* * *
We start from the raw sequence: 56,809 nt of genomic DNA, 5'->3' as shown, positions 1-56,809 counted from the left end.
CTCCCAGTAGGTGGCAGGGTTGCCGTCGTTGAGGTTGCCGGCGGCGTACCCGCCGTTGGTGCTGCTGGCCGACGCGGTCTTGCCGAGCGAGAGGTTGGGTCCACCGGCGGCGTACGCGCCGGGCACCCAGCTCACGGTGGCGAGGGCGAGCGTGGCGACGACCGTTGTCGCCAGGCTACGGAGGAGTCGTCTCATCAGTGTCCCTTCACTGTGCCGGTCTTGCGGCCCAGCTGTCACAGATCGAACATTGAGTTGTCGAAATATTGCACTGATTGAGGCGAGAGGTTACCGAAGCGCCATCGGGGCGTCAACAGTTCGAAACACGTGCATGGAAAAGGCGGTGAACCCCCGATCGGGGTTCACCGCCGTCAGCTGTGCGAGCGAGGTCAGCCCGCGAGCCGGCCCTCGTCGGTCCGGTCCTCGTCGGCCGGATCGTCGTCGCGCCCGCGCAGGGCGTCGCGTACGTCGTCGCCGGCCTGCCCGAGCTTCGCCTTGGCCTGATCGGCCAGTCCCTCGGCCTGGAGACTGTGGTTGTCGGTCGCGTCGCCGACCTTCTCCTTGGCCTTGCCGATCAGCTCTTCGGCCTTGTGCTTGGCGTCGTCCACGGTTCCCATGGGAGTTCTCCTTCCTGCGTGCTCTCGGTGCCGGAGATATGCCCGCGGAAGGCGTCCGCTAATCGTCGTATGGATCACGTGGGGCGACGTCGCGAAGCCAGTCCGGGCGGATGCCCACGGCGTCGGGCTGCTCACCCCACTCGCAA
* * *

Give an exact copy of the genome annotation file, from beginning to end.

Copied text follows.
We start from the raw sequence: 56,809 nt of genomic DNA, 5'->3' as shown, positions 1-56,809 counted from the left end.
CTCCCAGTAGGTGGCAGGGTTGCCGTCGTTGAGGTTGCCGGCGGCGTACCCGCCGTTGGTGCTGCTGGCCGACGCGGTCTTGCCGAGCGAGAGGTTGGGTCCACCGGCGGCGTACGCGCCGGGCACCCAGCTCACGGTGGCGAGGGCGAGCGTGGCGACGACCGTTGTCGCCAGGCTACGGAGGAGTCGTCTCATCAGTGTCCCTTCACTGTGCCGGTCTTGCGGCCCAGCTGTCACAGATCGAACATTGAGTTGTCGAAATATTGCACTGATTGAGGCGAGAGGTTACCGAAGCGCCATCGGGGCGTCAACAGTTCGAAACACGTGCATGGAAAAGGCGGTGAACCCCCGATCGGGGTTCACCGCCGTCAGCTGTGCGAGCGAGGTCAGCCCGCGAGCCGGCCCTCGTCGGTCCGGTCCTCGTCGGCCGGATCGTCGTCGCGCCCGCGCAGGGCGTCGCGTACGTCGTCGCCGGCCTGCCCGAGCTTCGCCTTGGCCTGATCGGCCAGTCCCTCGGCCTGGAGACTGTGGTTGTCGGTCGCGTCGCCGACCTTCTCCTTGGCCTTGCCGATCAGCTCTTCGGCCTTGTGCTTGGCGTCGTCCACGGTTCCCATGGGAGTTCTCCTTCCTGCGTGCTCTCGGTGCCGGAGATATGCCCGCGGAAGGCGTCCGCTAATCGTCGTATGGATCACGTGGGGCGACGTCGCGAAGCCAGTCCGGGCGGATGCCCACGGCGTCGGGCTGCTCACCCCACTCGCAA